But, don’t worry, there are over-the-counter teeth whitening products that don’t cause dehydration like Snow’s products, and you can get the same results as an in-office treatment (just check Snow teeth whitening before and after pictures).

Signs of Dehydrated Teeth

Dehydrated teeth can occur due to a number of reasons. When you go through teeth whitening, the signs may not outwardly get publicized. However, besides the irritation, increased sensitivity, and discomfort, there are a few signs that you may have to watch out for to determine if you have teeth dehydration. A few of them are:

Close-up of a smiling woman's teeth revealing white spots and plaque on the tooth surface.

Besides the common signs of dehydrated teeth, there are some other symptoms you may have to watch out for that may imply the same. Some of these symptoms include:

How To Restore Dehydrated Teeth

Teeth dehydration after whitening is a temporary issue. The issue may stay with you for 2 to 7 days. When using non-aggressive whitening options, such as the best teeth whitening pen, you may not even experience the symptoms of dehydration for long. However, if the signs and symptoms of dehydrated teeth persist past a week, it would be prudent to get your dentist involved.

In some cases, teeth dehydration can bring forth other oral problems, including tooth decay, if not well taken care of. 

Not everyone will experience teeth dehydration symptoms, as it also depends on the level of sensitivity of your teeth. Nevertheless, there are a few ways to restore dehydrated teeth after teeth whitening. Here are a few tips to guide you on how to fix dehydrated teeth:

Teeth Dehydration After Whitening: All You Need to Know 1

Clear diet

  • It is crucial to steer clear of foods and other substances that may stain your teeth just after whitening. After the procedure, the teeth pores are enlarged, and staining your teeth is quite easy.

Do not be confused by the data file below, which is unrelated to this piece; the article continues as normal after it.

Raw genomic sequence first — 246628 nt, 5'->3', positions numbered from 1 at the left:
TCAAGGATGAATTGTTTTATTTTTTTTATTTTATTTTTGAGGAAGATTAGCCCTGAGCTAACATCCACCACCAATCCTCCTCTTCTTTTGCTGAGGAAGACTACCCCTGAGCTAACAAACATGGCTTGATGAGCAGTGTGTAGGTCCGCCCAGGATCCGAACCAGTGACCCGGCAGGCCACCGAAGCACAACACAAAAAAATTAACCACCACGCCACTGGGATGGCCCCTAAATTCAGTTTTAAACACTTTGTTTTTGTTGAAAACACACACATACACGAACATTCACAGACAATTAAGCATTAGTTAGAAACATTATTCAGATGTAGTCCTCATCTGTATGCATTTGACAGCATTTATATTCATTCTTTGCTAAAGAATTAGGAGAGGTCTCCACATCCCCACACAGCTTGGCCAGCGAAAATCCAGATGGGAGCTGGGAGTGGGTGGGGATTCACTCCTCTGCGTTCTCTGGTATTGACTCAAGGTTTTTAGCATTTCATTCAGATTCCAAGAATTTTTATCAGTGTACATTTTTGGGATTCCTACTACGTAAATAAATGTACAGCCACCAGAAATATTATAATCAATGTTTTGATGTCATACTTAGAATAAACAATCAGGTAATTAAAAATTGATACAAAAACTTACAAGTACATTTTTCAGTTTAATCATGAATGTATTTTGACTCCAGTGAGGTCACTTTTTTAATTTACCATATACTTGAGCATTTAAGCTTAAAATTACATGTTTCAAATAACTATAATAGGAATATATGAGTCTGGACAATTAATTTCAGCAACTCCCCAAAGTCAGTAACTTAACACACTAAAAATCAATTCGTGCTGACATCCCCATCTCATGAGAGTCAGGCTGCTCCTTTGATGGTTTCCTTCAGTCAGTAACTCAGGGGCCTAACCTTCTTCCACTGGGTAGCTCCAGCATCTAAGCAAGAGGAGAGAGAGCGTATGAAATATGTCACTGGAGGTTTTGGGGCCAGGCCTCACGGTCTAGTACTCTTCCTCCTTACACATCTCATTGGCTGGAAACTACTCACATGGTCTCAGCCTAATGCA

Avoiding dark-colored foods and drinks also helps in not straining your teeth’s pores, which when exposed to such stains again, may lead to dehydration. 


Your dentist will advise on the best meal plan to follow after teeth whitening for the first few days, not only to maintain your new look but also to lessen or completely avoid the impacts of teeth dehydration. 

Teeth Dehydration After Whitening: All You Need to Know 2

Fluoride treatments

Fluoride works to restore minerals to your teeth and comes in handy, especially after procedures like teeth whitening. This treatment helps restore the minerals that your teeth need and prevents long-term tooth sensitivity that the whitening procedure may cause. 

Teeth Dehydration After Whitening: All You Need to Know 3

Stay hydrated

Staying hydrated is a top dehydrated teeth remedy. Low saliva flow in your mouth may increase the chances and amplify the symptoms of dry mouth. In this case, having a healthy amount of saliva in your mouth is crucial to your teeth' rehydration efforts. 

If your body is not well hydrated, you may not be able to produce a sufficient amount of saliva. 

This is why dentists advise you to drink lots of water and always be hydrated, especially for the first few days after a teeth whitening procedure.


How long does it take for teeth to recover from dehydration after whitening?

Overall, teeth dehydration may affect someone after whitening for about 2 to 7 days. However, should you experience the symptoms of dehydrated teeth after a week, you should seek professional medical assistance.

Can teeth dehydration cause pain?

Teeth dehydration brings forth various symptoms, including increased sensitivity. This may also come as a form of pain or irritation that some people may find uncomfortable.

How long does it take to reverse teeth dehydration?

Teeth dehydration occurs when the pores are exposed. After a whitening procedure, the pores are still exposed to the bleaching agent. However, it only takes about 2 to 7 days before it returns to normal. It also depends if you know how to rehydrate teeth after whitening.

How can I get over teeth dehydration fast?

Although there may not be a way to cure teeth dehydration fast, you can do a few things to lessen its symptoms, at least until the problem naturally goes away. 

Some of the ways that have been proven to be working include staying hydrated at all times, using fluoridated treatment, and sticking to a clear diet for the first few days.

How do you prevent teeth dehydration?

It is important to always keep yourself hydrated to prevent or lower the impacts of dehydrated teeth. When your body is well-hydrated, you have lots sufficient saliva, which helps prevent scourges and causes of teeth dehydration.

Get our best Deals

Subscribe to our email list to get the lastest updates for your smile

(*) We promise we will never spam you

Leave a Reply

This site uses Akismet to reduce spam. Learn how your comment data is processed.